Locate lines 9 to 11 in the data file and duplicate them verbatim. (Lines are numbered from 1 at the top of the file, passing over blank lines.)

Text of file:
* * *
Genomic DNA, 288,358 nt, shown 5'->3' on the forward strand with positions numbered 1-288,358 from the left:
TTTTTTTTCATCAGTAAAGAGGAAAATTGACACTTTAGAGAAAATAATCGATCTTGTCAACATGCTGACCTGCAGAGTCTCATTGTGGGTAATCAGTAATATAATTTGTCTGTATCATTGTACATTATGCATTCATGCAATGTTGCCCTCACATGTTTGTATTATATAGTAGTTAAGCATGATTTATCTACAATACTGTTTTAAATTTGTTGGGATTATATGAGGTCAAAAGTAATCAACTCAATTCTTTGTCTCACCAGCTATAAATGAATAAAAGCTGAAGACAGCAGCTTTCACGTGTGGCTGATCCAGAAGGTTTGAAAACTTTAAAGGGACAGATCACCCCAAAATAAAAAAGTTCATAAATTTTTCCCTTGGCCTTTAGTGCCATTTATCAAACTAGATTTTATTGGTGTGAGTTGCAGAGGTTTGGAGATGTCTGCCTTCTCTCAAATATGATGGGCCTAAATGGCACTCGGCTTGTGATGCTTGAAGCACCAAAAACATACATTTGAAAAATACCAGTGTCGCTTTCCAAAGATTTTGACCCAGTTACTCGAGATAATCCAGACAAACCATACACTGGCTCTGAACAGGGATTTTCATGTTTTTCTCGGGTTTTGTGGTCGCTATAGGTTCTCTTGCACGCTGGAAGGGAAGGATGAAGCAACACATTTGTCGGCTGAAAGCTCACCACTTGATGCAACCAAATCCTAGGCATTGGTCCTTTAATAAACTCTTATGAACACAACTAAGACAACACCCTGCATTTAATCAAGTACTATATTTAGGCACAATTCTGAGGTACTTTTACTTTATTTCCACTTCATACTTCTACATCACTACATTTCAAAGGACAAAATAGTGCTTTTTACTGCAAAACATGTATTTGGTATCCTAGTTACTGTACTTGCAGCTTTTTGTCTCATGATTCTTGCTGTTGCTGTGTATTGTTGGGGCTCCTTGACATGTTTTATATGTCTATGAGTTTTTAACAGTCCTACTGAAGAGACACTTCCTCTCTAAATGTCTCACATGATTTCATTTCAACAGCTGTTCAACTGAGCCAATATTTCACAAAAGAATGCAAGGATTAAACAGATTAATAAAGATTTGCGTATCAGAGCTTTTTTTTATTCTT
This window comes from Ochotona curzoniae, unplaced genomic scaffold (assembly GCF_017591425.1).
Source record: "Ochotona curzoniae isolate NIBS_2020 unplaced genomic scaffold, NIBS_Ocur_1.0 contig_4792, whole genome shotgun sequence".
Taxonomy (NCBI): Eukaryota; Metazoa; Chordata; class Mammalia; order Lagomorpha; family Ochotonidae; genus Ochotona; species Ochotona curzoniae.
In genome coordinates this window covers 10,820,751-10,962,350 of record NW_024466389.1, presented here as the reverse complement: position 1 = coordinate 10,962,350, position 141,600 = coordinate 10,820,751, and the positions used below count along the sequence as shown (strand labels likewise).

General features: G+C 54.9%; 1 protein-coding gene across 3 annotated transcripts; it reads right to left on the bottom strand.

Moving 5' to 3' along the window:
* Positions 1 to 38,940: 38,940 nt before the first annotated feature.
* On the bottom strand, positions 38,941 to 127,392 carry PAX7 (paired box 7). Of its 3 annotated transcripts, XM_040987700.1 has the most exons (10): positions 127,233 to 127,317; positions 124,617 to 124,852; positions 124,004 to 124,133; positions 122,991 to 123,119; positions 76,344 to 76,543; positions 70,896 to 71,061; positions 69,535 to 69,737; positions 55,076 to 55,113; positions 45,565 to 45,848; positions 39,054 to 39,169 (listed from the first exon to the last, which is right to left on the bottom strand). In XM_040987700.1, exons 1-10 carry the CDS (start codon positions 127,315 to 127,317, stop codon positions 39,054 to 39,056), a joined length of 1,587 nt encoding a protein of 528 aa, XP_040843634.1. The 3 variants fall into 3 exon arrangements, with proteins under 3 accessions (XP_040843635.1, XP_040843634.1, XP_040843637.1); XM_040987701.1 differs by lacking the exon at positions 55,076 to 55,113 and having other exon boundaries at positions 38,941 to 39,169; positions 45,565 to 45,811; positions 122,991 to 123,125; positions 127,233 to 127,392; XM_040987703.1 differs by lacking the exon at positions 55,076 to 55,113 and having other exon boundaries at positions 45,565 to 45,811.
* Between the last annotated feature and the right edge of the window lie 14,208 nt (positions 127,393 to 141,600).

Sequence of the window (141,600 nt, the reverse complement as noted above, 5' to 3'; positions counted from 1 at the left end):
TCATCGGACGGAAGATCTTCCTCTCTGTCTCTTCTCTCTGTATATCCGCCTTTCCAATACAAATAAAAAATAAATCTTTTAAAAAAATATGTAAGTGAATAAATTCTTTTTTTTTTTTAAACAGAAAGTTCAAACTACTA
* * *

* Positions 1 to 38,940: 38,940 nt before the first annotated feature.
* On the bottom strand, positions 38,941 to 127,392 carry PAX7 (paired box 7). Of its 3 annotated transcripts, XM_040987700.1 has the most exons (10): positions 127,233 to 127,317; positions 124,617 to 124,852; positions 124,004 to 124,133; positions 122,991 to 123,119; positions 76,344 to 76,543; positions 70,896 to 71,061; positions 69,535 to 69,737; positions 55,076 to 55,113; positions 45,565 to 45,848; positions 39,054 to 39,169 (listed from the first exon to the last, which is right to left on the bottom strand). In XM_040987700.1, exons 1-10 carry the CDS (start codon positions 127,315 to 127,317, stop codon positions 39,054 to 39,056), a joined length of 1,587 nt encoding a protein of 528 aa, XP_040843634.1. The 3 variants fall into 3 exon arrangements, with proteins under 3 accessions (XP_040843635.1, XP_040843634.1, XP_040843637.1); XM_040987701.1 differs by lacking the exon at positions 55,076 to 55,113 and having other exon boundaries at positions 38,941 to 39,169; positions 45,565 to 45,811; positions 122,991 to 123,125; positions 127,233 to 127,392; XM_040987703.1 differs by lacking the exon at positions 55,076 to 55,113 and having other exon boundaries at positions 45,565 to 45,811.
* Between the last annotated feature and the right edge of the window lie 14,208 nt (positions 127,393 to 141,600).